I don't think there's a need to go into the background here, but identification of the process may be better explored.
From a developer pov, at a high level, the files are modified, by virtue of the attack and attacker, they are modified quickly. This is an I/O operation. If I wrote a service that would monitor the IO on my machine for a large bump (configurable, process aware etc but thats implementation) could I not easily identify that; something weird is going on and shut down I/O ops for that period.
I do understand the implications of having low lvl HW control from a service/application, but lets say its a unicorn.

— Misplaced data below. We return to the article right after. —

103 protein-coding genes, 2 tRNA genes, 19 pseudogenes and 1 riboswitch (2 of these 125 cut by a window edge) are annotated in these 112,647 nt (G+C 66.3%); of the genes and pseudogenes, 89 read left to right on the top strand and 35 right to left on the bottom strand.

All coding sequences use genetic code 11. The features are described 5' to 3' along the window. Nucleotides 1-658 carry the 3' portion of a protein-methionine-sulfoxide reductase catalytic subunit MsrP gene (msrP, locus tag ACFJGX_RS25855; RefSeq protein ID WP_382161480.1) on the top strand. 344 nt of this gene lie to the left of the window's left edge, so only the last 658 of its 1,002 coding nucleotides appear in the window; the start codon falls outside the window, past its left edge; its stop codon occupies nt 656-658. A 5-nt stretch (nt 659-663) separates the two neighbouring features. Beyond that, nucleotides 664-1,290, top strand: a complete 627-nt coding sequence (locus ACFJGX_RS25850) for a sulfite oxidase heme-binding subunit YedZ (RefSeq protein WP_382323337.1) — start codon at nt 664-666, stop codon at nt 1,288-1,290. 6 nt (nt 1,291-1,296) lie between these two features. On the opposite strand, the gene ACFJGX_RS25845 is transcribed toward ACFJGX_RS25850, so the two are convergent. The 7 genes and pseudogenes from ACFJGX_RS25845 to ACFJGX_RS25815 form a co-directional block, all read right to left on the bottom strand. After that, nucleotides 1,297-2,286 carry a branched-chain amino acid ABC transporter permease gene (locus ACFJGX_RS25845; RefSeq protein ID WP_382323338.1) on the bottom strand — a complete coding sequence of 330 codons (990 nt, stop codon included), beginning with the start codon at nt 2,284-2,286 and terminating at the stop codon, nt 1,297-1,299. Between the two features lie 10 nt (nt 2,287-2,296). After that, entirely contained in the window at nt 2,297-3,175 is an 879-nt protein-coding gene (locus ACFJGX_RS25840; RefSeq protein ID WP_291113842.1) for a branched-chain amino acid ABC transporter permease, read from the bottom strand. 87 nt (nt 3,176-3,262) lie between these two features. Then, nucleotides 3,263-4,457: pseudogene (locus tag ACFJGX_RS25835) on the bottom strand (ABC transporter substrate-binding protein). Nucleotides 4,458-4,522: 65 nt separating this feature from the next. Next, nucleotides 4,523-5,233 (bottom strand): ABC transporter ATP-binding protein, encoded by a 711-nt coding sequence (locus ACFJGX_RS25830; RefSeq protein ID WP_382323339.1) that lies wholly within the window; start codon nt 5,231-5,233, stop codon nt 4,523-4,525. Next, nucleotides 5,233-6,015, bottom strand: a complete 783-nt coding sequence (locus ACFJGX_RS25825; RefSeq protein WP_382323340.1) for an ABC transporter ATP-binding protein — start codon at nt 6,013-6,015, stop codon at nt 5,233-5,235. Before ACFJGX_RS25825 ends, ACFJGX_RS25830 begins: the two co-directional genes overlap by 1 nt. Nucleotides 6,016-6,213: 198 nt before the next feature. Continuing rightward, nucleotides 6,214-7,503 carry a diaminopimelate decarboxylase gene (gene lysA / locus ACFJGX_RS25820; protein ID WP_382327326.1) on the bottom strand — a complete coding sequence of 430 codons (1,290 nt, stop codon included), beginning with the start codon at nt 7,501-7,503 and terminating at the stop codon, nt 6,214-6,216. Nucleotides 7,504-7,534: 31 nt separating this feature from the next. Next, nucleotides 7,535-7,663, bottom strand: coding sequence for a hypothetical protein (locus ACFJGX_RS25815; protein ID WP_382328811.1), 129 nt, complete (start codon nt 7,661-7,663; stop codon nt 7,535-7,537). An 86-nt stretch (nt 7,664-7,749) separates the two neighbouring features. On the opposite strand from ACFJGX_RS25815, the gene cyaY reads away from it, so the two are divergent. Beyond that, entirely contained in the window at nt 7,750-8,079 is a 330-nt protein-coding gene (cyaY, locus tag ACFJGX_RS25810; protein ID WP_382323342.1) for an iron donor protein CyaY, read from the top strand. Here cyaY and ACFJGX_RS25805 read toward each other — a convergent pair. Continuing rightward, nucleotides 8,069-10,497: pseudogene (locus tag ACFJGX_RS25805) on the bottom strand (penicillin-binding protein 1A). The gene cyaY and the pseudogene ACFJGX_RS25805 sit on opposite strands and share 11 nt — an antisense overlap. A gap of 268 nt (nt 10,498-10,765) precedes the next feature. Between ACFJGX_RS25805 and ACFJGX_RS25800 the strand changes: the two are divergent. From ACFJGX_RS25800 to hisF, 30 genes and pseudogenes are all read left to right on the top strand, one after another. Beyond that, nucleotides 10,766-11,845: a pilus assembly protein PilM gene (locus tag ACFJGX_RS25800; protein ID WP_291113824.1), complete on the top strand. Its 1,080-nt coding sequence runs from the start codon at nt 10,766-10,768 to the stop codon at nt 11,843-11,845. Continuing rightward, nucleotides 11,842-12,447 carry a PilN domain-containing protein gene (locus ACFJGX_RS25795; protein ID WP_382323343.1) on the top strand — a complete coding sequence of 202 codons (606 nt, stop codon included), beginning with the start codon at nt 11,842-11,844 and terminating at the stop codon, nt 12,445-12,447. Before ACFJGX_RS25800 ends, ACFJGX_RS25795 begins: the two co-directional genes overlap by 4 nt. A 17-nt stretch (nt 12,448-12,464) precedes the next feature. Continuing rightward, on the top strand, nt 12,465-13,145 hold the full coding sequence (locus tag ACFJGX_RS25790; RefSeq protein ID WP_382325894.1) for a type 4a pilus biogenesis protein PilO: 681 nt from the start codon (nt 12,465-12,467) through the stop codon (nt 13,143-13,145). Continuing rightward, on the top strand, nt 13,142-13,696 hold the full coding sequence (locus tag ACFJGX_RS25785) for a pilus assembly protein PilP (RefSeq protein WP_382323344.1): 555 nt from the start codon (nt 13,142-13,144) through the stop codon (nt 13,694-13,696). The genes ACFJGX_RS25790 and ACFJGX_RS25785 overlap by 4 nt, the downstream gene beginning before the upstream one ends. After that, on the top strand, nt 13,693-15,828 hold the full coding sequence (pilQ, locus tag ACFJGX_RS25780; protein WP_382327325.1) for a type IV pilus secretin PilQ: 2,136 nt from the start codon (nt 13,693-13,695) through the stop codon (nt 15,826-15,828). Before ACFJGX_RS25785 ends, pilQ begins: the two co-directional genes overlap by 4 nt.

Is this the fastest response to 0days which wont be picked up ? To write for the HW level ? Or are there other factors involved ?
I know retail machines, even enterprise deskptops would not fly, but datacenter lvl, where backup corruption would be catastrophic would surely see some value.
The initial idea was to write for the firmware level, then maybe the bios, maybe even if advanced options of SSD's for example, I don't mean a service that will sit in the OS, as close as possible to the the HW lvl, hopefully self container like a PLC .. Well better.
// Edit 2 Comment @sir-muffington
This wasn't mentioned yet: protecting your MBR/GPT against overwriting is a good approach to protect against ransomware.